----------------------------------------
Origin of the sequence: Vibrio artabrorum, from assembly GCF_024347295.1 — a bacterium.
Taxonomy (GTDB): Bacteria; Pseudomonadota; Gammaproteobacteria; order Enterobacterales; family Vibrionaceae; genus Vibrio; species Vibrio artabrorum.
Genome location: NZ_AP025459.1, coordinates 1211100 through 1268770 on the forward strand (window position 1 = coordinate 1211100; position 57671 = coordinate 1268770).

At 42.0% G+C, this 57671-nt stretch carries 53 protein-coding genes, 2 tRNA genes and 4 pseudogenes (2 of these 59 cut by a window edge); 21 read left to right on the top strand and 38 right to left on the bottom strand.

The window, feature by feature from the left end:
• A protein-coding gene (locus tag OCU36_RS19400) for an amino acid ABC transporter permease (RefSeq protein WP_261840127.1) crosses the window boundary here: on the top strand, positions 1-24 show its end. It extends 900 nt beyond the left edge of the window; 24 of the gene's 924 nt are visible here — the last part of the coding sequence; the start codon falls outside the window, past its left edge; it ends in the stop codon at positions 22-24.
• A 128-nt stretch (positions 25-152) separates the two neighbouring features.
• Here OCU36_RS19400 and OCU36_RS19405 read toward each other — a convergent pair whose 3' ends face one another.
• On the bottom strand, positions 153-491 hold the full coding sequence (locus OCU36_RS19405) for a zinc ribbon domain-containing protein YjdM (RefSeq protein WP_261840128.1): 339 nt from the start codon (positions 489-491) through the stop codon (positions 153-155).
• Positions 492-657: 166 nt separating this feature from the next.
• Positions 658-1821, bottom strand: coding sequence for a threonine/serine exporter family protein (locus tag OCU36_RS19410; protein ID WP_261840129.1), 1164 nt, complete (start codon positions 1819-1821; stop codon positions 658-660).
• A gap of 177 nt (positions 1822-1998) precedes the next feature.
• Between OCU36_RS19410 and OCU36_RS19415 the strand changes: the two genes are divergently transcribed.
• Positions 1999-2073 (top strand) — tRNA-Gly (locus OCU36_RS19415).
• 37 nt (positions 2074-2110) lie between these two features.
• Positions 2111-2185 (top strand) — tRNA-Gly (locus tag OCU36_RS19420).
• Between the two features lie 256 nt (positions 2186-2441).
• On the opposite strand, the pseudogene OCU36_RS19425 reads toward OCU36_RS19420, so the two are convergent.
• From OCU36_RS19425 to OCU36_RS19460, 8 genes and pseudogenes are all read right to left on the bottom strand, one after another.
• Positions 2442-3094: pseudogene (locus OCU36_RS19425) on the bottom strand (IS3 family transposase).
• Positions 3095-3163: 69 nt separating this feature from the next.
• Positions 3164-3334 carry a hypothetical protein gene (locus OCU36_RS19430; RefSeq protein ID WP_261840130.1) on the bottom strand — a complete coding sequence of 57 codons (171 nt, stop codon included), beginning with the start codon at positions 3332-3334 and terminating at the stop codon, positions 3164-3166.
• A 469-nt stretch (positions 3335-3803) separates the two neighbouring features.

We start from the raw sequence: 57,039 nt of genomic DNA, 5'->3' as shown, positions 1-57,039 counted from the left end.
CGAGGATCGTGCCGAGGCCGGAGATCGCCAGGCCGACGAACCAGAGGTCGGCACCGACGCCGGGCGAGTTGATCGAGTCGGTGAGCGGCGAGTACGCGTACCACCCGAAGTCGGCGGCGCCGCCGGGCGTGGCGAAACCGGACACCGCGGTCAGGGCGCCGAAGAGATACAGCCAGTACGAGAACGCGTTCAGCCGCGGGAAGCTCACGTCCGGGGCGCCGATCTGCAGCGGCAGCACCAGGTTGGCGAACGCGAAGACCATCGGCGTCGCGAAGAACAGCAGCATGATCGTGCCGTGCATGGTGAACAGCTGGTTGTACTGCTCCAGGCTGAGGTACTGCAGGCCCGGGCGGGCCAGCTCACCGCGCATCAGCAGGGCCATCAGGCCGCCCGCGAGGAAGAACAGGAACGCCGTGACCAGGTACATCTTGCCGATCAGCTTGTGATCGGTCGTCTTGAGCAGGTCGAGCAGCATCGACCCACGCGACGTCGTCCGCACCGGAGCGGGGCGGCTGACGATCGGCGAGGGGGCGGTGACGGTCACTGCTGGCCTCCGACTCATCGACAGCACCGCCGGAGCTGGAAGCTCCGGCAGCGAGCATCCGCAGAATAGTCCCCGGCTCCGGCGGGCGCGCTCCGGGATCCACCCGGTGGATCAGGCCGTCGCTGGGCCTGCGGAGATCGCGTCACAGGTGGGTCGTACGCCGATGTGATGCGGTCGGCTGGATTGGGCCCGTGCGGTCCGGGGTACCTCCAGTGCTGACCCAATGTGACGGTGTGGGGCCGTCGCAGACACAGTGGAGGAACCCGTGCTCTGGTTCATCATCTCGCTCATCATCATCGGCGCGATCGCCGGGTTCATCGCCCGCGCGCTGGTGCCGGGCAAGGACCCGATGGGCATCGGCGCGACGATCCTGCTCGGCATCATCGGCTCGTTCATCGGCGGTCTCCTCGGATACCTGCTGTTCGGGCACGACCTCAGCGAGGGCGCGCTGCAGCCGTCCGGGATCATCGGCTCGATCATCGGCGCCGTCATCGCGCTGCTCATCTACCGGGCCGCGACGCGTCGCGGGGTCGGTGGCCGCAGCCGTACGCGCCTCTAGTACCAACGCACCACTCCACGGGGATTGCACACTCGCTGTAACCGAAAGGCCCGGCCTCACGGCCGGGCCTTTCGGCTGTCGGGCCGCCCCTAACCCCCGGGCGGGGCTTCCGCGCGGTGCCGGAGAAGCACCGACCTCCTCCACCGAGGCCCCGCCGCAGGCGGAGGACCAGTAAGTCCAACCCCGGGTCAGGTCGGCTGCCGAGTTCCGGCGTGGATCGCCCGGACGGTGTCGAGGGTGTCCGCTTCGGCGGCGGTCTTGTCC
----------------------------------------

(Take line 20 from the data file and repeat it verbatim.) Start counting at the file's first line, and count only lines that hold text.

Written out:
• Positions 2442-3094: pseudogene (locus OCU36_RS19425) on the bottom strand (IS3 family transposase).